Is Vertical Hydroponic Farming the Future of Agriculture?

vertical hydroponic farm - vertical hydroponicsVertical Hydroponics is needed – We face multiple agriculture-related obstacles in the fight to feed the world’s increasing population: climate change, lack of farmable space, water usage, supply chain concerns, and food contamination. 

Climate Change

We all know that climate change is causing increasing temperatures across the globe. Another unfortunate but less talked about issue caused by higher temperatures is an increase in pests. Our farms are built inside sturdy, insulated shipping containers, making them immune to the weather unpredictability and pest infestations that plague traditional farming.

Available Space

The UN reports that by 2050, the world’s population will reach nine billion, and food production will need to increase by seventy percent. To meet this increase in food production, farmers will need more land, but there is unfortunately not enough farmable land to meet this need. Hydroponic vertical farms can be placed in nearly any location and are stackable for added efficiency. Inner cities, drought-stricken areas, places with extreme temperatures, and hard to reach locations are not an issue for these types of farms.

Water Usage & Contamination

Traditional agriculture is the number one user of the Earth’s freshwater. A NASA report states that the demand for freshwater will increase by 55% by 2050. Water shortages are already a concern in the United States as well as in developing countries. These shortages will only get worse as many areas continue to suffer from widespread and long-lasting droughts. Vertical farming drastically reduces the amount of water needed to grow crops — FarmBox Foods’ innovative, closed watering system only uses 3-5 gallons of water per day and does not contribute to groundwater contamination.

Supply Chain Concerns

Our farms can be placed near distribution centers, schools, grocery stores, and shelters. By using a farm-to-table approach, produce from the farm can be served at your table the same day it is harvested. Not only does this allow the plants to keep all of their nutrients, but it cuts down on plastic packaging and transportation costs. Food Safety Studies show that foodborne illnesses sicken 1 in 10 people across the globe and kill 420,000 people every year. Some causes of foodborne illness include bacteria, viruses, chemicals, parasites, and cross-contamination.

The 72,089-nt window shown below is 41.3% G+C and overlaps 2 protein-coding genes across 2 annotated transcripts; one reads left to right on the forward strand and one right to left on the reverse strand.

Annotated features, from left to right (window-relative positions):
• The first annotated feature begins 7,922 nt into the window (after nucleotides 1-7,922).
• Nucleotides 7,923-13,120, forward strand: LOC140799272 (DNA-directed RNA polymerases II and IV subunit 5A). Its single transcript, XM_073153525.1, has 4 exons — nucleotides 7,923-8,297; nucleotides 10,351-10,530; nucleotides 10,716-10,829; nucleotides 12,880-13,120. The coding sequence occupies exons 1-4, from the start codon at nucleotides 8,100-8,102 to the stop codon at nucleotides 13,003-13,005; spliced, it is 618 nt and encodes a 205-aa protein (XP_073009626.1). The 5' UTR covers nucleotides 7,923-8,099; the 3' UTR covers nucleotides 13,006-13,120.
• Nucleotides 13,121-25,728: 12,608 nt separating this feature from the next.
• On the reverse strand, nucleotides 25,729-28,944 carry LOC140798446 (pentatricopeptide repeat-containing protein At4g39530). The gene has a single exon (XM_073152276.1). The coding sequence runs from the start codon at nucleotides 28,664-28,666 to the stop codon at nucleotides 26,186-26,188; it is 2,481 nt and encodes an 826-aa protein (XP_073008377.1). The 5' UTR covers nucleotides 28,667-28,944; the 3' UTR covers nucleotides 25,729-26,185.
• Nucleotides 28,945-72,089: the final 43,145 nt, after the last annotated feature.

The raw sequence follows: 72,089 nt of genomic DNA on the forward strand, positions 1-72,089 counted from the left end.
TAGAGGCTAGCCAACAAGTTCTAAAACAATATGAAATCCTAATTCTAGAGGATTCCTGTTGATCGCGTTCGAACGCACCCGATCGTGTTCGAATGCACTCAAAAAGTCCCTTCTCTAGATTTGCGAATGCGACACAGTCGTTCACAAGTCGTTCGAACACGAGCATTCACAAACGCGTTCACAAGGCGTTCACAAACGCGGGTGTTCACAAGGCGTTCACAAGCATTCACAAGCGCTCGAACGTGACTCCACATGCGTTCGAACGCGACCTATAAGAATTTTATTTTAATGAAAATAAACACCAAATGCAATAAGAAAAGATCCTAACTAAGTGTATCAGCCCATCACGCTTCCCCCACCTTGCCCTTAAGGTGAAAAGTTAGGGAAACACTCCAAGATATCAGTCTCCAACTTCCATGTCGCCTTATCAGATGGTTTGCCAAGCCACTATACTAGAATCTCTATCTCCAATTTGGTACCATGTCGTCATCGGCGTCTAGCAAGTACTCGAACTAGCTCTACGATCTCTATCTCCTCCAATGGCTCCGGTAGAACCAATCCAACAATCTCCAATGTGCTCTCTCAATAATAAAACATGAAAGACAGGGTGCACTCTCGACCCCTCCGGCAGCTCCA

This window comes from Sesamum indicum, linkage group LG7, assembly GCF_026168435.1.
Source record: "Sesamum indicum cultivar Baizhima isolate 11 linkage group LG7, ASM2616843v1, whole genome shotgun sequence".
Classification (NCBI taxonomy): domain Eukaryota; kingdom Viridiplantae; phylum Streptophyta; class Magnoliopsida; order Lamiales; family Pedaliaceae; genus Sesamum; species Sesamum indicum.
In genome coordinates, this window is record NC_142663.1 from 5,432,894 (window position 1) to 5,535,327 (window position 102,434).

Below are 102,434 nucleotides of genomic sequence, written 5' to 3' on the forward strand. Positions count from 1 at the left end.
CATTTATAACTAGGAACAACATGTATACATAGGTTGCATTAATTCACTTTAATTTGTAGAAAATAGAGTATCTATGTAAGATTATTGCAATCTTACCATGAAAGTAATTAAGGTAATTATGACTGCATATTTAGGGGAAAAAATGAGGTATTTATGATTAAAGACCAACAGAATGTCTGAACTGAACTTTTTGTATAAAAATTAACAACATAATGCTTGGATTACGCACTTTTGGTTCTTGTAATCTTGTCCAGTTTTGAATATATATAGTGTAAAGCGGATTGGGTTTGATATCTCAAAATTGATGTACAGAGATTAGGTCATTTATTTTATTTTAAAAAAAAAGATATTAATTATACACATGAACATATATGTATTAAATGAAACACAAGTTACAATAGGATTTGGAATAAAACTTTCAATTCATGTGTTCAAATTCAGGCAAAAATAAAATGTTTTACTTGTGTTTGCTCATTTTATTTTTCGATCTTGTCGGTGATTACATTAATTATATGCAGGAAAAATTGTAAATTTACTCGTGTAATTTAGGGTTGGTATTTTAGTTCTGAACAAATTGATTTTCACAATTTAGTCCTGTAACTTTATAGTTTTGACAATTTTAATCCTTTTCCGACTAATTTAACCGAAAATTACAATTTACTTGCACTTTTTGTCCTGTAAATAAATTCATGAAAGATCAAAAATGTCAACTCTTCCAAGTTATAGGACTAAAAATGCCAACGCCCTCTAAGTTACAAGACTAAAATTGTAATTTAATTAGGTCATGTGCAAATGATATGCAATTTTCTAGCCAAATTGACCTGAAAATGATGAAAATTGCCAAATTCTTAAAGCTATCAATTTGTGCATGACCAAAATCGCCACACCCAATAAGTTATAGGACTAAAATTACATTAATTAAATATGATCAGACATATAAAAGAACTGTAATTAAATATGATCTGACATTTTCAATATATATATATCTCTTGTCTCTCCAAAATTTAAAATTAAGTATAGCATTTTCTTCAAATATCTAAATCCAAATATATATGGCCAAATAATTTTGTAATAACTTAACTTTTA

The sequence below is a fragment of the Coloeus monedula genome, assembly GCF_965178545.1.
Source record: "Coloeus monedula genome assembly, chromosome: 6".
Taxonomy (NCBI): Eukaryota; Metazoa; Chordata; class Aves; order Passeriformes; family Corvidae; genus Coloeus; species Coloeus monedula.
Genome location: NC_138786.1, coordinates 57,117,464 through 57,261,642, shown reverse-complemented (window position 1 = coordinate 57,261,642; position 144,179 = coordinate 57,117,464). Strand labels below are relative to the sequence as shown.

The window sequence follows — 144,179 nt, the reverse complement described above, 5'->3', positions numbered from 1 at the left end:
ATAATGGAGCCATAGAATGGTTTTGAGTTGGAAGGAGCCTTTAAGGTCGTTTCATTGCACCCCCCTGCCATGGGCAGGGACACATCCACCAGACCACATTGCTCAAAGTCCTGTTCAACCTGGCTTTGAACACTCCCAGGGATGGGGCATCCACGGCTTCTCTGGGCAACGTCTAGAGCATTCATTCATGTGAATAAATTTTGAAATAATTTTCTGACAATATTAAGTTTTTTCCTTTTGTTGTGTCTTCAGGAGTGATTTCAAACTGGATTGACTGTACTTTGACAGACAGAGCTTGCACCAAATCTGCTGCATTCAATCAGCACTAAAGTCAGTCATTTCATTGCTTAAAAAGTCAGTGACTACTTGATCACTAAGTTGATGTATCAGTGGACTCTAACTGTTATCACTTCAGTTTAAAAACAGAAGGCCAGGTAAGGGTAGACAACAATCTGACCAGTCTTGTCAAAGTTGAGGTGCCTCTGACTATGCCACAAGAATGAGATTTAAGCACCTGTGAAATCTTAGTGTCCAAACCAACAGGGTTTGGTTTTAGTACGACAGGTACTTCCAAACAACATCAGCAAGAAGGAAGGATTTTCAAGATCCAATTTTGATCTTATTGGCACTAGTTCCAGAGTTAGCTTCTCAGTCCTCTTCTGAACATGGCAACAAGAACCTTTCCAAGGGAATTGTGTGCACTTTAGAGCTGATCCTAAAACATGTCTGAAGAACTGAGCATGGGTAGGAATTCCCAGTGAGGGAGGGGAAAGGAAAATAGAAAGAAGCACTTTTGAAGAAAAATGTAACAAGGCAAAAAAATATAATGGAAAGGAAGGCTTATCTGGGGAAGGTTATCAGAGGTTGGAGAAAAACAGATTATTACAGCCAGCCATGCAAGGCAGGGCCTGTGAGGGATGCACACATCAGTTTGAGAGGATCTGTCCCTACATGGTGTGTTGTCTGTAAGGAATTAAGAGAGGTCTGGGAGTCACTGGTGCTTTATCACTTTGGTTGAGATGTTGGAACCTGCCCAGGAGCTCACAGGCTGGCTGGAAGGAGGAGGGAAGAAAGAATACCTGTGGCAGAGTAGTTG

Food Safety

is a top priority at FarmBox Foods. We have multiple systems in place to ensure that only clean water reaches the crops, and we have procedures in place to prevent other types of contamination.

Smart Farm Technology gives the farmer complete control over temperature, humidity, LED growing lights, and watering schedules. The ability to make adjustments as needed not only increases plant growth but gives consistency in plant production. Our farms are only 320 square feet, stackable, and compatible with nearly any environment. Low water usage and multiple filtration systems mean our farms only require 3-5 gallons of water per day, with no worries about contamination. We believe that this combination of innovation, creativity, and sustainability makes vertical hydroponic farming the future of agriculture.

Inner City Uses of Vertical Farming

Vertical Farming is a good solution. Not only do inner cities deal with a lack of usable space for farming, but changing weather conditions can make it nearly impossible to grow in the colder months. As the cost of fresh food continues to rise, vulnerable populations are forced to consume more fat and sugar-filled foods than ever, leading to an increase in diabetes, obesity, and other diet-related diseases. The good news is that there is a solution.

How Can We Eliminate Food Deserts?